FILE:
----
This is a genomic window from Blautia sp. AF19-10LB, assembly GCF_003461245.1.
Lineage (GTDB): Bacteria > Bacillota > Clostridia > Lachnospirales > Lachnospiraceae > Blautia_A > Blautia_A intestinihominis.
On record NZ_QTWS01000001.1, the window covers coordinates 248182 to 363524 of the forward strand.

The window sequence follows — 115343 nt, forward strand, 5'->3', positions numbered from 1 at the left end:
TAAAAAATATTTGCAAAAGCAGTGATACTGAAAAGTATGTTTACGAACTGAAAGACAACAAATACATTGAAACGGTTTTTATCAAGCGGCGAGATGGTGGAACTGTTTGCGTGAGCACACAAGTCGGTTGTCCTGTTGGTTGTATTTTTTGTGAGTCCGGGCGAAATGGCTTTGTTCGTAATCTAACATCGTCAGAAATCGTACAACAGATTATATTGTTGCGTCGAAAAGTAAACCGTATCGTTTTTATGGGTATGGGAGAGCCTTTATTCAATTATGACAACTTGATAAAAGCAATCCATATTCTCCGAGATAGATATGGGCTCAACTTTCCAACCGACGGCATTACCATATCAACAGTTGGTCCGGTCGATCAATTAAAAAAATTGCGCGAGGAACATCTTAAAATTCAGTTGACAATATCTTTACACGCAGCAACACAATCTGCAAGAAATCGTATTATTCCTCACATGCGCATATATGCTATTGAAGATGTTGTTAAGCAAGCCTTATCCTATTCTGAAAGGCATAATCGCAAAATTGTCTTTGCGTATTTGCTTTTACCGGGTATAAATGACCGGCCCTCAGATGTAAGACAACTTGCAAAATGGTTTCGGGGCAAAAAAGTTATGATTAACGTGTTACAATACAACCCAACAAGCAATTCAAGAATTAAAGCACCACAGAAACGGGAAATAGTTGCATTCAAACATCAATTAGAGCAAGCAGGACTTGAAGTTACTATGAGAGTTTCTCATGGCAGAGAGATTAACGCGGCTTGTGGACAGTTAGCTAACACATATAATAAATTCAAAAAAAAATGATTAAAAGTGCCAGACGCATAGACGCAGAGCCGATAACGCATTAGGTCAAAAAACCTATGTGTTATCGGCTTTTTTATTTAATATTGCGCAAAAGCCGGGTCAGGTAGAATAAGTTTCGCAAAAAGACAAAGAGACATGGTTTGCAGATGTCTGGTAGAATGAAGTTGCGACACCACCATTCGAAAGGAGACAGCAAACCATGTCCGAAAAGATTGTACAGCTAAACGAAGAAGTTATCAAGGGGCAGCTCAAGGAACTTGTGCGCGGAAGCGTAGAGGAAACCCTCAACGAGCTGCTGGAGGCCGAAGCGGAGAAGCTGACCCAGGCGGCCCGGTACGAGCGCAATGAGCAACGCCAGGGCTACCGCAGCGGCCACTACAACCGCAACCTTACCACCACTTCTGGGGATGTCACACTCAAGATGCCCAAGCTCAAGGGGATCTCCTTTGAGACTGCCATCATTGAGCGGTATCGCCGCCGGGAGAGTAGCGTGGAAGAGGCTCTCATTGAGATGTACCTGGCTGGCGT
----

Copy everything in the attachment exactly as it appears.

This is a genomic window from Blautia sp. AF19-10LB, assembly GCF_003461245.1.
Lineage (GTDB): Bacteria > Bacillota > Clostridia > Lachnospirales > Lachnospiraceae > Blautia_A > Blautia_A intestinihominis.
On record NZ_QTWS01000001.1, the window covers coordinates 248182 to 363524 of the forward strand.

The window sequence follows — 115343 nt, forward strand, 5'->3', positions numbered from 1 at the left end:
TAAAAAATATTTGCAAAAGCAGTGATACTGAAAAGTATGTTTACGAACTGAAAGACAACAAATACATTGAAACGGTTTTTATCAAGCGGCGAGATGGTGGAACTGTTTGCGTGAGCACACAAGTCGGTTGTCCTGTTGGTTGTATTTTTTGTGAGTCCGGGCGAAATGGCTTTGTTCGTAATCTAACATCGTCAGAAATCGTACAACAGATTATATTGTTGCGTCGAAAAGTAAACCGTATCGTTTTTATGGGTATGGGAGAGCCTTTATTCAATTATGACAACTTGATAAAAGCAATCCATATTCTCCGAGATAGATATGGGCTCAACTTTCCAACCGACGGCATTACCATATCAACAGTTGGTCCGGTCGATCAATTAAAAAAATTGCGCGAGGAACATCTTAAAATTCAGTTGACAATATCTTTACACGCAGCAACACAATCTGCAAGAAATCGTATTATTCCTCACATGCGCATATATGCTATTGAAGATGTTGTTAAGCAAGCCTTATCCTATTCTGAAAGGCATAATCGCAAAATTGTCTTTGCGTATTTGCTTTTACCGGGTATAAATGACCGGCCCTCAGATGTAAGACAACTTGCAAAATGGTTTCGGGGCAAAAAAGTTATGATTAACGTGTTACAATACAACCCAACAAGCAATTCAAGAATTAAAGCACCACAGAAACGGGAAATAGTTGCATTCAAACATCAATTAGAGCAAGCAGGACTTGAAGTTACTATGAGAGTTTCTCATGGCAGAGAGATTAACGCGGCTTGTGGACAGTTAGCTAACACATATAATAAATTCAAAAAAAAATGATTAAAAGTGCCAGACGCATAGACGCAGAGCCGATAACGCATTAGGTCAAAAAACCTATGTGTTATCGGCTTTTTTATTTAATATTGCGCAAAAGCCGGGTCAGGTAGAATAAGTTTCGCAAAAAGACAAAGAGACATGGTTTGCAGATGTCTGGTAGAATGAAGTTGCGACACCACCATTCGAAAGGAGACAGCAAACCATGTCCGAAAAGATTGTACAGCTAAACGAAGAAGTTATCAAGGGGCAGCTCAAGGAACTTGTGCGCGGAAGCGTAGAGGAAACCCTCAACGAGCTGCTGGAGGCCGAAGCGGAGAAGCTGACCCAGGCGGCCCGGTACGAGCGCAATGAGCAACGCCAGGGCTACCGCAGCGGCCACTACAACCGCAACCTTACCACCACTTCTGGGGATGTCACACTCAAGATGCCCAAGCTCAAGGGGATCTCCTTTGAGACTGCCATCATTGAGCGGTATCGCCGCCGGGAGAGTAGCGTGGAAGAGGCTCTCATTGAGATGTACCTGGCTGGCGT